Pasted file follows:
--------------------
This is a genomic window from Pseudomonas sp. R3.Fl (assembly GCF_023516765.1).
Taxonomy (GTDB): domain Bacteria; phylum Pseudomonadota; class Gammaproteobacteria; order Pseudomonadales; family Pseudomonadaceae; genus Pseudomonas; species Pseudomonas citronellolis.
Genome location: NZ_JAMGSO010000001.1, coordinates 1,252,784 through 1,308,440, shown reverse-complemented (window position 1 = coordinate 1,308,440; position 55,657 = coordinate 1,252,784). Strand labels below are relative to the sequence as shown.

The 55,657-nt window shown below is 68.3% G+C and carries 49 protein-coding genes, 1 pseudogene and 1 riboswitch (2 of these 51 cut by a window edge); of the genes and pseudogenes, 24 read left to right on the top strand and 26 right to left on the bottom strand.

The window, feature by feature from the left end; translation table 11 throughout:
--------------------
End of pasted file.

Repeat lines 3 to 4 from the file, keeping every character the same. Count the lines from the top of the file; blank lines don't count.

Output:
Genome location: NZ_JAMGSO010000001.1, coordinates 1,252,784 through 1,308,440, shown reverse-complemented (window position 1 = coordinate 1,308,440; position 55,657 = coordinate 1,252,784). Strand labels below are relative to the sequence as shown.

The 55,657-nt window shown below is 68.3% G+C and carries 49 protein-coding genes, 1 pseudogene and 1 riboswitch (2 of these 51 cut by a window edge); of the genes and pseudogenes, 24 read left to right on the top strand and 26 right to left on the bottom strand.